> hartn...@uni-freiburg.de   http://www.brain.uni-freiburg.de/~klaus/

Re:delay() info


Quote
Louis Rizzuto wrote:

> Hi, Klaus.  Is there another way to resolve this Delay () problem for 486's
> and Pentiums - using TP 6.0?  I can't get TP 7.0 or BP 7.0 any longer.

> I am wondering if there is code out there that will allow a TP 6 program to
> detect whether it is running on a 486 or Pentium and adjust a different
> Delay () for that processor.

> For instance:

> If 486 then

> Delay(10,000);

> If 586 then
> Delay(30000);

> Would this work?

> Thanks.

> BTW, do you know where this TP 6.0 CRT patch (that Bob Lewis mentions
> below) for Delay() can be obtained?  Thanks.

> Regards, -= Lou Rizzuto =-

> j-mr@mhv,net  (Remove hyphen.)

> Klaus Hartnegg <hartn...@sun2.ruf.uni-freiburg.de> wrote in article
> <5o07qc$...@n.ruf.uni-freiburg.de>...
> > On Wed, 11 Jun 1997, Bob Lewis wrote:

> > > I have been testing the TP6 delay() procedure (with the patch) in the
> > > CRT unit. On a DX2/75 it works correctly. On a P166 and P200MMX the
> > > delay is too fast

> > Use TP7, your problem is caused by the fact that TP6 delay
> > is disturbed by modern processor cache in 486 and 586 processors.
> > Processors are not always 100% compatible even if Intel claims so.

> > Klaus
> > --
> > Klaus Hartnegg, Institut fuer Biophysik, Hansa-Strasse 9a, D-79104
> Freiburg
> > hartn...@uni-freiburg.de   http://www.brain.uni-freiburg.de/~klaus/

It's available on the Borland FTP site and from Timo's page.

Re:delay() info


Quote
"Louis Rizzuto" <j...@mhv.net> wrote:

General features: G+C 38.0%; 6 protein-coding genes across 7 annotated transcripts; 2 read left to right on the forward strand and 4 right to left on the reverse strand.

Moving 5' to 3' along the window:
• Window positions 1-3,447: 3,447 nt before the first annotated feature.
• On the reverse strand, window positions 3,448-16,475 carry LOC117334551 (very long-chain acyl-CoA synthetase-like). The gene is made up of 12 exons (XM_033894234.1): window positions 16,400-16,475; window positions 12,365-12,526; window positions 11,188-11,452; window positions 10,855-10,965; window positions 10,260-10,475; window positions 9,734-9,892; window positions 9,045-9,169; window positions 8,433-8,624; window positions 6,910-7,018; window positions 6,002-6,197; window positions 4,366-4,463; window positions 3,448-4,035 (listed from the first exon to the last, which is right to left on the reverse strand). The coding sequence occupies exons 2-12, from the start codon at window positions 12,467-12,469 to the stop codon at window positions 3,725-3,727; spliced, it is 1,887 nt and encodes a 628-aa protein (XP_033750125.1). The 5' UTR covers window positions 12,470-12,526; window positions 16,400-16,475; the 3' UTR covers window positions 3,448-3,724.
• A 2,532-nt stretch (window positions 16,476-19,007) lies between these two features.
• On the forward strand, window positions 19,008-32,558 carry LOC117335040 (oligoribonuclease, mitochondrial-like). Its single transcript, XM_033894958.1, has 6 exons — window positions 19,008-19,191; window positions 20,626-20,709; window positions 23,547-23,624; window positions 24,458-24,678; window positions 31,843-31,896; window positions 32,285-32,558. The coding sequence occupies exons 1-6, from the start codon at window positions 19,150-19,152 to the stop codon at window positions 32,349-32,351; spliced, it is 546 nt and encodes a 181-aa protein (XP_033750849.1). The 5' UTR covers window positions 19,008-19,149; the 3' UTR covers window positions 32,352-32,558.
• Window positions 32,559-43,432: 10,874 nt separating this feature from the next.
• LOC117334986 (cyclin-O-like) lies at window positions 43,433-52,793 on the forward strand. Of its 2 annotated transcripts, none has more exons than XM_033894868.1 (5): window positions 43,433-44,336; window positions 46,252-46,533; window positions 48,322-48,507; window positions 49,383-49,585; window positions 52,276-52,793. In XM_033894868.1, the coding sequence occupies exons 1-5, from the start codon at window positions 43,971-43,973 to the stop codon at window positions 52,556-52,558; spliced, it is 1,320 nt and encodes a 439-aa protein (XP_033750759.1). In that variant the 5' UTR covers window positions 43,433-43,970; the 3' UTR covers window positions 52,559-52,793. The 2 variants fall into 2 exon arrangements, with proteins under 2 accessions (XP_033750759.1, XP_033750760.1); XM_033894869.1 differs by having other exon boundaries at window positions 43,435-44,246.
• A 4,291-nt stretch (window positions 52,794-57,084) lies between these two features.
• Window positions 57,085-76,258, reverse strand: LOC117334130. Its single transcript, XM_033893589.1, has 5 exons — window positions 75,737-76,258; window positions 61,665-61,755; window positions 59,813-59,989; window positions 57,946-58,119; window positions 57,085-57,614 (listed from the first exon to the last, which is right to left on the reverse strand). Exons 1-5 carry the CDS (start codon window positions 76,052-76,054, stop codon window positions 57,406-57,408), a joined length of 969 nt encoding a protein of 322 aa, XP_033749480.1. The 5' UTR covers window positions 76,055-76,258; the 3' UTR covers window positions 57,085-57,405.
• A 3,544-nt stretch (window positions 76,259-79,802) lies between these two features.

>Hi, Klaus.  Is there another way to resolve this Delay () problem for 486's
>and Pentiums - using TP 6.0?  I can't get TP 7.0 or BP 7.0 any longer.

>I am wondering if there is code out there that will allow a TP 6 program to
>detect whether it is running on a 486 or Pentium and adjust a different
>Delay () for that processor.  

I'm not familiar with other solutions for pre-6.0 versions of
TP, but I put together a delay replacement unit that contains a
single delay procedure that "should" calibrate for everything
from a plain vanilla pc on up and is compatible for TP 4.0
through 7.0.  

Unit initialization assumes that the new unit is immediately
followed by the crt unit, so you should list the two units in
the program's uses clause.  The order of definition allows the
new unit to initialize before the crt unit and to locate the crt
unit itself.  Conditional defines assure that the proper
"installation" is compiled. This includes code to identify and
disable the crt delay's initialization thereby preventing any
divide by zero error.  It also patches CRT.DELAY with a jmp
instruction which vectors all calls made to the CRT.Delay to the
new delay.  This technique assures that existing TPU's that
reference the CRT delay will also use the new delay.

If interested, follow the links at
<http://users.southeast.net/~rdonais/index.html>
and download RDELAY.ZIP

    ...red

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Re:delay() info


Quote
> I'm not familiar with other solutions for pre-6.0 versions of
> TP, but I put together a delay replacement unit that contains a
> single delay procedure that "should" calibrate for everything
> from a plain vanilla pc on up and is compatible for TP 4.0
> through 7.0.

> Unit initialization assumes that the new unit is immediately
> followed by the crt unit, so you should list the two units in
> the program's uses clause.  The order of definition allows the
> new unit to initialize before the crt unit and to locate the crt
> unit itself.  Conditional defines assure that the proper
> "installation" is compiled. This includes code to identify and
> disable the crt delay's initialization thereby preventing any
> divide by zero error.  It also patches CRT.DELAY with a jmp
> instruction which vectors all calls made to the CRT.Delay to the
> new delay.  This technique assures that existing TPU's that
> reference the CRT delay will also use the new delay.

> If interested, follow the links at
> <http://users.southeast.net/~rdonais/index.html>